BROOKINGS -- South Dakota State University Extension faculty will conduct a statewide comprehensive needs assessment to find more ways to help agricultural producers deal with stress through a new U.S. Department of Agriculture program.
The Farm and Ranch Stress Assistance Network program is a 12-state collaborative that seeks to expand stress management and mental health resources and services to agricultural producers and stakeholders in the North Central region.
The program is supported by a three-year, nearly $7.2 million USDA National Institute of Food and Agriculture grant through the 2018 Farm Bill.
"We decided to complete a comprehensive needs assessment to get a better understanding of how we can expand our work in South Dakota to provide more assistance across the state," said SDSU Extension Mental Health Specialist Andrea Bjornestad, an associate professor in the Department of Counseling and Human Development. She leads the South Dakota team, which will receive more than $440,000 in funding.
Bjornestad has been doing research on the mental health of agricultural producers since 2015. She also leads the SDSU Extension rural behavioral health team, which focuses on farm stress management. Last year, she gave more than 20 presentations on coping with stress for agricultural organizations across South Dakota.
"This is a statewide effort to identify how to best to serve farmers and ranchers with the hopes of creating an assistance network across the state," Bjornestad said. Producers already have chronic stress due to external factors outside their control, such as weather and market prices. Now they have the COVID-19 pandemic, which adds to their stress.
Bjornestad will be assisted by SDSU Extension Range Specialist Krista Ehlert, an assistant professor in the Department of Natural Resource Management, who will spearhead the West River effort from SDSU's West River Research and Extension Office in Rapid City.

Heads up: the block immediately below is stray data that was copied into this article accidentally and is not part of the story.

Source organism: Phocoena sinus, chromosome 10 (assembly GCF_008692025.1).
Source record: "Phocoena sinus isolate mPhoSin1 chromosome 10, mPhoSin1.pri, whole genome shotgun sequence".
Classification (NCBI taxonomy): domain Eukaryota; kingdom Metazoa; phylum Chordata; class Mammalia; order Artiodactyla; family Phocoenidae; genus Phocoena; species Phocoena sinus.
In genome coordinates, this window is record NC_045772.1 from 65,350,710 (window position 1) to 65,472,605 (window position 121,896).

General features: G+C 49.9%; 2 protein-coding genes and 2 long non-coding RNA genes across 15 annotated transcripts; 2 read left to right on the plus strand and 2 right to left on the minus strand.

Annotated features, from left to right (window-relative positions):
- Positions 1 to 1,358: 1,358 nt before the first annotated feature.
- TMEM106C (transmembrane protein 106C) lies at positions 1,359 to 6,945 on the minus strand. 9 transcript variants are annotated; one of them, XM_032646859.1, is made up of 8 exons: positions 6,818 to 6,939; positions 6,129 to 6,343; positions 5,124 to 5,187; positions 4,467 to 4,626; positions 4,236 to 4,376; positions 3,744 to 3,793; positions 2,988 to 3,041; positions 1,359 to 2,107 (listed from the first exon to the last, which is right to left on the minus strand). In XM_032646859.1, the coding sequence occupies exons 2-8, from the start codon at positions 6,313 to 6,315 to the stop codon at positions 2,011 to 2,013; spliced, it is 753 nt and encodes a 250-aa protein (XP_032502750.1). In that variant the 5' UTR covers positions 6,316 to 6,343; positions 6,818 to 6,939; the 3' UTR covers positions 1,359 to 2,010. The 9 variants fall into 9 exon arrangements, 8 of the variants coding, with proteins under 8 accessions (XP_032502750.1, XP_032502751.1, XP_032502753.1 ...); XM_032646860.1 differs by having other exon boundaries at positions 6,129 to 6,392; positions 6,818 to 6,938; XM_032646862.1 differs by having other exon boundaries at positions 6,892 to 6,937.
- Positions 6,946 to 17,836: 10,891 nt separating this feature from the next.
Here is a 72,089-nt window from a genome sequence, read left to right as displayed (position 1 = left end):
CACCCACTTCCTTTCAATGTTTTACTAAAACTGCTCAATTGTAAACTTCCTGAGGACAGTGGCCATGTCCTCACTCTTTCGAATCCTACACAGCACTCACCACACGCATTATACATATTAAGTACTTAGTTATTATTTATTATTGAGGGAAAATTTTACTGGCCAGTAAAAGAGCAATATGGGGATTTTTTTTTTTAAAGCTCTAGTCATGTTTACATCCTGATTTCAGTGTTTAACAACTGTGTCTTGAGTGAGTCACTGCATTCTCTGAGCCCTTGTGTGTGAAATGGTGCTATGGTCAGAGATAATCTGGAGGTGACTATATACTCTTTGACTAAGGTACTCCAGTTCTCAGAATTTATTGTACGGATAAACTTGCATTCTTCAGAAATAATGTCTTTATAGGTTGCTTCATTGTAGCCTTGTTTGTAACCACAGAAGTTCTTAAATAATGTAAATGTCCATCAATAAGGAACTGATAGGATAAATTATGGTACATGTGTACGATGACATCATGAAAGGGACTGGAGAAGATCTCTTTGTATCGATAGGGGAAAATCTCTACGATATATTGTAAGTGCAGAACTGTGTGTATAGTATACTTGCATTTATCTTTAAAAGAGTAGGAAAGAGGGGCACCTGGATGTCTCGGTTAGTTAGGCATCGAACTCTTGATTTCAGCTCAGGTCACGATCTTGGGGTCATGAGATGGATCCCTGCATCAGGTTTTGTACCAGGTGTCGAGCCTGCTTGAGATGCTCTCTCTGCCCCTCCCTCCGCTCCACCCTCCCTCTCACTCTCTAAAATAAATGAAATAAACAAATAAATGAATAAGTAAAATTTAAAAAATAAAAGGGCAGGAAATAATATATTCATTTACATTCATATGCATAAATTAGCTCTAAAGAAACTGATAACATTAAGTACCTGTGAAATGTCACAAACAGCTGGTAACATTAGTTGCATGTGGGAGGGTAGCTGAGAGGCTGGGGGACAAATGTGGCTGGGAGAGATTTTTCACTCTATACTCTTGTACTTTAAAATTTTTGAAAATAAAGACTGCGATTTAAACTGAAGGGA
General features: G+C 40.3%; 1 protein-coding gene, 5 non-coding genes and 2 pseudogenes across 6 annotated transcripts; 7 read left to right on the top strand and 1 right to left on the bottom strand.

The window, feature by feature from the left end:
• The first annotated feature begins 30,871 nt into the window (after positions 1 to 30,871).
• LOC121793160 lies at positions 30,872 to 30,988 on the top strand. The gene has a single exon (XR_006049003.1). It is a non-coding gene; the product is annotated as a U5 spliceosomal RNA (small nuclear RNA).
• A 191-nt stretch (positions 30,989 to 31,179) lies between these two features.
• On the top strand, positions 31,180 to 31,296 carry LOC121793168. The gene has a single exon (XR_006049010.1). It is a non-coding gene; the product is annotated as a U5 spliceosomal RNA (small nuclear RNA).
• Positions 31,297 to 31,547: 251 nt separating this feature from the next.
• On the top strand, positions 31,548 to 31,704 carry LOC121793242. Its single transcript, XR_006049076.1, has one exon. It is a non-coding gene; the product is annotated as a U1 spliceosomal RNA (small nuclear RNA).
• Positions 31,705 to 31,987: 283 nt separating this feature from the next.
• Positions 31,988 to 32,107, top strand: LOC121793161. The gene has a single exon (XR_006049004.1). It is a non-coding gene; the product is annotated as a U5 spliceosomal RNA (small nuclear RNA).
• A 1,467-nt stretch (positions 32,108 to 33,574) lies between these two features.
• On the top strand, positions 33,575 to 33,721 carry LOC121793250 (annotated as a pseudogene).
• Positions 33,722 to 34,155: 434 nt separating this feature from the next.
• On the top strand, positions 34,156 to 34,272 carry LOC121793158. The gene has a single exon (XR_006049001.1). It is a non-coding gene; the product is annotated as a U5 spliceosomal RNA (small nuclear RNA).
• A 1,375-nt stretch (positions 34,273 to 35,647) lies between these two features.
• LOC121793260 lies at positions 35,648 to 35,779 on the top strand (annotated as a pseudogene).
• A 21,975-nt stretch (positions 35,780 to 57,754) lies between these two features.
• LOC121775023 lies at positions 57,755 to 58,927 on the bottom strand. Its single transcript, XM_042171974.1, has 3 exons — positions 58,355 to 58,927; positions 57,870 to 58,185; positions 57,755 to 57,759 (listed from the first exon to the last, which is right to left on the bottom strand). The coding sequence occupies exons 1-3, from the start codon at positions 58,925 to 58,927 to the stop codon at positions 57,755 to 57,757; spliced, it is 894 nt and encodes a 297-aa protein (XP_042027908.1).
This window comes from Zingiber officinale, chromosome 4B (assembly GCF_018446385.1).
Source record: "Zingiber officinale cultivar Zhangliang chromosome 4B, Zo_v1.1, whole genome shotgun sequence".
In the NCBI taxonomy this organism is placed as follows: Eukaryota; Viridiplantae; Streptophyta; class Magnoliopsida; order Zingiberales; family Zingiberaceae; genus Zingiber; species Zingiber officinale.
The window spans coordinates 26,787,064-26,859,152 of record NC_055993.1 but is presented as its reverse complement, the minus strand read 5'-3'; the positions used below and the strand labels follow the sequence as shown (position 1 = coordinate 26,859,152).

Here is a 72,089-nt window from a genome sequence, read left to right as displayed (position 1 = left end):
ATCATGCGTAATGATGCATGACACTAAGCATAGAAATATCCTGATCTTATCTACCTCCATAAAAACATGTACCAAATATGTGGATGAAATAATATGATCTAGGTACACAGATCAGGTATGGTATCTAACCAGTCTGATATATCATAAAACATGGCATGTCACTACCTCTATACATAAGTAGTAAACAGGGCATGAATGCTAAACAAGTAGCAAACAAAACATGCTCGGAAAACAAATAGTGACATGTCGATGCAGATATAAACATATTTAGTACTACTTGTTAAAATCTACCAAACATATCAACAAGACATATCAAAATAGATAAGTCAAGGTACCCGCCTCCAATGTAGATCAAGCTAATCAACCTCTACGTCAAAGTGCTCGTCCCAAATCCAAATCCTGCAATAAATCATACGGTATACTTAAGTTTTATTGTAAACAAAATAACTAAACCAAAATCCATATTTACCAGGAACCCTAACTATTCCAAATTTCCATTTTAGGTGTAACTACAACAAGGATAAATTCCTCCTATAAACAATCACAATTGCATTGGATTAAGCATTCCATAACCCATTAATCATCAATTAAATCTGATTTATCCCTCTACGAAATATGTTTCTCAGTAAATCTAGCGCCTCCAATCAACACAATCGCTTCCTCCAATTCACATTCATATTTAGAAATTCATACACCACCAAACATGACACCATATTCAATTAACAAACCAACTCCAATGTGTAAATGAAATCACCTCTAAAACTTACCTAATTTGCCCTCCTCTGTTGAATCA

"By working together across the state, Dr. Bjornestad and I are combining our skillsets and expertise -- hers in mental health and mine in agriculture -- to have a multi-pronged approach to rural behavioral health," Ehlert said.
SDSU Extension Director Karla Trautman said, "This project will establish the critical foundation needed to identify the mental health needs across rural communities in South Dakota. By establishing this foundation, SDSU Extension is then positioned to provide appropriate resources in accordance with our land grant mission, which is to provide transformational strategies that meet critical needs."
Partnering with ag organizations
A statewide task force composed of representatives from 10 agricultural organizations, including the South Dakota Department of Agriculture, will provide guidance on the comprehensive needs assessment.
"This provides an opportunity to expand our work by partnering with state agricultural organizations to develop a more extensive distance network," Bjornestad said.
The Extension specialists met with the task force this month in a virtual retreat. Other South Dakota organizations represented on the task force are the Wheat Commission, Sheep Growers Association, Pork Producers Council, Soybean Association, Stock Growers Association, Grassland Coalition, Soil Health Coalition, Farm Bureau and Cattlemen’s Association.
Developing expanded network
"Doing a comprehensive needs assessment is a bit like starting with a clean slate—we do not know what issues or needs will emerge," Bjornestad said. Guided by the task force, the Extension specialists will develop goals and objectives.
Focus groups with various groups, including producers, will be facilitated in the first year. In the second year, the researchers will survey agricultural producers and stakeholders and conduct key informant interviews.
"We will hear their narratives, their conversations, which makes this exciting work," she said.
In the final year, the researchers will develop an action plan, which will provide the task force with a solid foundation for moving forward to create an assistance network.
"We are setting the stage for everyone," Bjornestad said.